So given what you have here, you should have one test for values in that list and one test for values that aren't in the list, and that should generally cover your testing need for this class.

If you're combining this set of flags with other sets of flags, that may generate more testing requirements.

3
  • The risk with thinking in terms of code paths is that you end up writing your tests based on your understanding of the necessary code (even if you haven't written it yet), rather than the actual requirements. If a function can take 256 different inputs and has a well-specified result for all of them, I would rather list all of them and let the failing tests tell me where the boundary cases are, than hand-tune the tests and find I'd made the same mistake in my selection of tests as in my implementation of the function. – IMSoP Jan 19 at 11:43
  • @IMSoP: that comment is not completely wrong nor completely right. The risk in wrting tests without using white-box techniques is in testing a lot of things several times which would only require one test, and forgetting other tests which might trigger a different execution path. A good test coverage is achieved by both - black-box and white box testing techniques. – Doc Brown Jan 20 at 6:09
  • @DocBrown I agree, to a point. If each test has a cost - in execution time, or in writing and maintaining a lot of boilerplate - then testing the same thing multiple times would indeed be a problem. But using something like a single test method with a data provider feeding it test cases, it really can be more effort to carefully exclude cases than to just list them all as you think of them. To test a function with 5 boolean inputs and a single output, I would write out a table with all 32 combinations, not spend my time deciding which of those combinations is most "worth" a test. – IMSoP Jan 20 at 9:00
1

It depends upon what level of safety are you expecting? Looping over the whole range of data is (generally) expensive. There are only 2^8 combinations for byte, but this number grows too rapidly. Are you willing to trade time and resources (which aren't free by the way, especially assuming your pipeline runs somewhere on a cloud) for such high a safety?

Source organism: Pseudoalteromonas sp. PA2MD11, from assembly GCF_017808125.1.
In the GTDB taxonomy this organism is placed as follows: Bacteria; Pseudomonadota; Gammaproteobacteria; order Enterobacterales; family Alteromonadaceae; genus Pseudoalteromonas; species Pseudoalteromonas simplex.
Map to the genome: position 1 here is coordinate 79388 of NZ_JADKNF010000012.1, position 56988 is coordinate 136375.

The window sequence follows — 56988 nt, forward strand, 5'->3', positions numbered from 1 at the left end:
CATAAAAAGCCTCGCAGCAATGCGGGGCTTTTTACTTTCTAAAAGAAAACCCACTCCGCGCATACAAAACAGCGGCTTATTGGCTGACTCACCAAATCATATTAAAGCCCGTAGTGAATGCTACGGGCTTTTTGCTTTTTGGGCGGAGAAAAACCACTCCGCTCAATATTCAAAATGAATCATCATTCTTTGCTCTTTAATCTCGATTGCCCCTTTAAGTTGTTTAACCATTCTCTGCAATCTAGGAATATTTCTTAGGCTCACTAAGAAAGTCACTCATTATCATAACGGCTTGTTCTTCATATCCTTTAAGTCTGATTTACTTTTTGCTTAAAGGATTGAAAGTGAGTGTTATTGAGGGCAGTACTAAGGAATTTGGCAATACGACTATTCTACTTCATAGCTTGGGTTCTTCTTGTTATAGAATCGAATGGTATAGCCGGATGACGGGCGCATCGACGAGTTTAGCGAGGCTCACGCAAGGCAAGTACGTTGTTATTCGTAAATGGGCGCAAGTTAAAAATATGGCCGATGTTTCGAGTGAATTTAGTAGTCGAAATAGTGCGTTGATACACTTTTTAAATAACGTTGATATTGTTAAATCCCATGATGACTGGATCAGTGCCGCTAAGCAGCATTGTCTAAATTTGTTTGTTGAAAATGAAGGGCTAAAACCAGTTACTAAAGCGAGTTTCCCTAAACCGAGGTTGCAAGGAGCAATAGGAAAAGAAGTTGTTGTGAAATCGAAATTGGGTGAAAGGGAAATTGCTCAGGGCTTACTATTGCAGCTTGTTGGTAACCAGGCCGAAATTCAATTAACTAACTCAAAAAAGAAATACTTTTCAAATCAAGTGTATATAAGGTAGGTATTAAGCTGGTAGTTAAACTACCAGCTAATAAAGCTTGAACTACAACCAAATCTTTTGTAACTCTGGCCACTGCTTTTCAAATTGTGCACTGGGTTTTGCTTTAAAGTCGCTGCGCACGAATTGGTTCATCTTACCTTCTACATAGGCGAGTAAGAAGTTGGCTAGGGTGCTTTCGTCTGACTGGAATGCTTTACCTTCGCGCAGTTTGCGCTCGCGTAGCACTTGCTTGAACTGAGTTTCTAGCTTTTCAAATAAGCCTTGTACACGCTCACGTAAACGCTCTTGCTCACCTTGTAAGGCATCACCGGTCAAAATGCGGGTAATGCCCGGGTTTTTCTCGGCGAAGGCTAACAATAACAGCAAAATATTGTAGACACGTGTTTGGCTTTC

If no, then you might fallback to randomized testing. Have you ever met Haskell's QuickCheck? Nowadays it is ported to all mainstream languages. It provides less safety instantly, but over time, at a global scale, it approaches the same high level of safety as covering the entire dataset does; statistically, of course. It is also quite smart in generating edge cases.

0

Computers don't get bored.

Asking QA to test all 256 input values by hand would be a bad idea, but it's the kind of automation computers are really good at. Unless there is a significant cost in running the tests (which seems unlikely for a data validator), I see no reason not to test all the valid inputs.

Often, testing tutorials will focus on writing a series of named, hand-crafted test cases; each might be in a separate function, consisting of at least three to four lines of code. I think this is unfortunate, because it makes "adding a test case" feel like a big deal - obviously, doing that for 256 different inputs would be horrible.

Instead, you can use a table-based approach:

  1. Define the test so that the input and expected output are represented as parameters to a generic routine. In this case, the "output" is either throwing an exception or not, so you would have a boolean parameter to represent that.
  2. Write out all the possible inputs, and the output for each. For a validator accepting a byte input, this is simple: the numbers 0 to 255, with true or false against each one.
  3. Call the test routine in a loop with each case in turn, either manually or using your test framework's functionality (e.g. in PHPUnit, you should use a data provider so that each case runs as a separate test).

For real-world examples, this test might only cover one dimension of the input, or depend on some initial state. In that case, it can sit alongside other, hand-crafted, tests for the same function, making sure you still think about possible edge cases based on both the requirements (black box) and the algorithm (white box).